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Legend of Drunken Master

movie reviewmovie review out of 4

All-Reviews.com Movie Review: Legend of Drunken Master

Starring: Jackie Chan, Anita Mui
Director: Lau Kar Leung
Rated: R
RunTime: 102 Minutes
Release Date: October 2000
Genres: Action, Comedy, Foreign, Martial Arts





Review by Steve Rhodes
2 stars out of 4

This is the first time that I've ever started off a review by telling you what film I'm not reviewing. This is not a review of THE LEGEND OF DRUNKEN MASTER (1994), starring the lovable Jackie Chan. The 1994 version was in the original Chinese and came with English subtitles. I have a critic-friend well versed in Hong Kong cinema, who claims the 1994 version is a classic martial arts picture of the comedic action genre. I came late to the Jackie Chan admiration society. Although I'm a fan now, with my favorite being his recent SHANGHAI NOON, I haven't seen any of his early films such as this movie.

In order to capitalize on the Chan phenomenon and knowing that American audiences are generally too lazy to read, the studio has released a poor and awkwardly dubbed reissue of the original. This review is strictly for the dubbed version. How these thoughts would apply to the original, I have no idea. I absolutely shudder to think what my second favorite film of last year, RUN LOLA RUN, would sound like dubbed into English.

Chan stars in a picture with a remarkably thin plot. As usual he does everything himself from getting beaten up to falling on burning coals. Is there no limit to the pain he has to endure for his craft? In his normal outtakes shown during the closing credits, he proves to us yet again that he does do all of his own stunts, risking his life and limb.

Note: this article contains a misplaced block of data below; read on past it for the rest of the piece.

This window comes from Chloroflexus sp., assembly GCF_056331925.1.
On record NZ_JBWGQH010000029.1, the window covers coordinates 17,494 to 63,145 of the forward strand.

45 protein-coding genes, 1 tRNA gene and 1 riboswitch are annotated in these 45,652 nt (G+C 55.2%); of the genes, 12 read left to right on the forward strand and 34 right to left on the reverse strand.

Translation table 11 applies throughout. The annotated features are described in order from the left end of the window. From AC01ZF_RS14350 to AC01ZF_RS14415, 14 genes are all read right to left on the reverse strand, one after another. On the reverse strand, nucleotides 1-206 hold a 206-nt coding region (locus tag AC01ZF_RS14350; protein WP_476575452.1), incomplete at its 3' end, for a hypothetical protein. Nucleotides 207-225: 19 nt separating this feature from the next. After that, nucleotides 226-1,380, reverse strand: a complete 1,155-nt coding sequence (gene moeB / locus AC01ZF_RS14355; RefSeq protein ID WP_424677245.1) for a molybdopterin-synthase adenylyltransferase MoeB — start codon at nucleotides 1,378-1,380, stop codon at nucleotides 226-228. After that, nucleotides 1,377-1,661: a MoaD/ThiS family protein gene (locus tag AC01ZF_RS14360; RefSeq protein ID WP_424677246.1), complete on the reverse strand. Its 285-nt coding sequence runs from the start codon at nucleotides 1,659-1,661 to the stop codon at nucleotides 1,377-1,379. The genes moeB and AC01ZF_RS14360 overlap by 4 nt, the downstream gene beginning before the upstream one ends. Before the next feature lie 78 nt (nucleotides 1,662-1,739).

His schtick this time is that he is a master of the art of drunken fighting. Tanked up with lots of booze, which he guzzles during the bouts, he bobs and weaves so that hitting him is like trying to strike blowing grass in a strong wind. As almost an afterthought, the story lets us know that even a drunken master can over imbibe, rendering him more of a fool than a master.

The beauty of Chan's films is due as much to the ballet-quality choreography that he brings to kung fu as to the humor that permeates everything that he does. In a nutshell, the problem with THE LEGEND OF DRUNKEN MASTER is that there is too much fighting gymnastics and too little of the story development. This means that the story dissolves into little more than slapstick and highly repetitive fight sequences. I wanted more than this and left the theater feeling cheated. This was one of the unusual Chan movies in which I didn't have much fun. Maybe you will. Or maybe you'll avoid this theatrical version entirely and go rent the subtitled one instead.

THE LEGEND OF DRUNKEN MASTER runs 1:42. It is rated R for violent content and would be acceptable for teenagers.

Copyright 2000 Steve Rhodes

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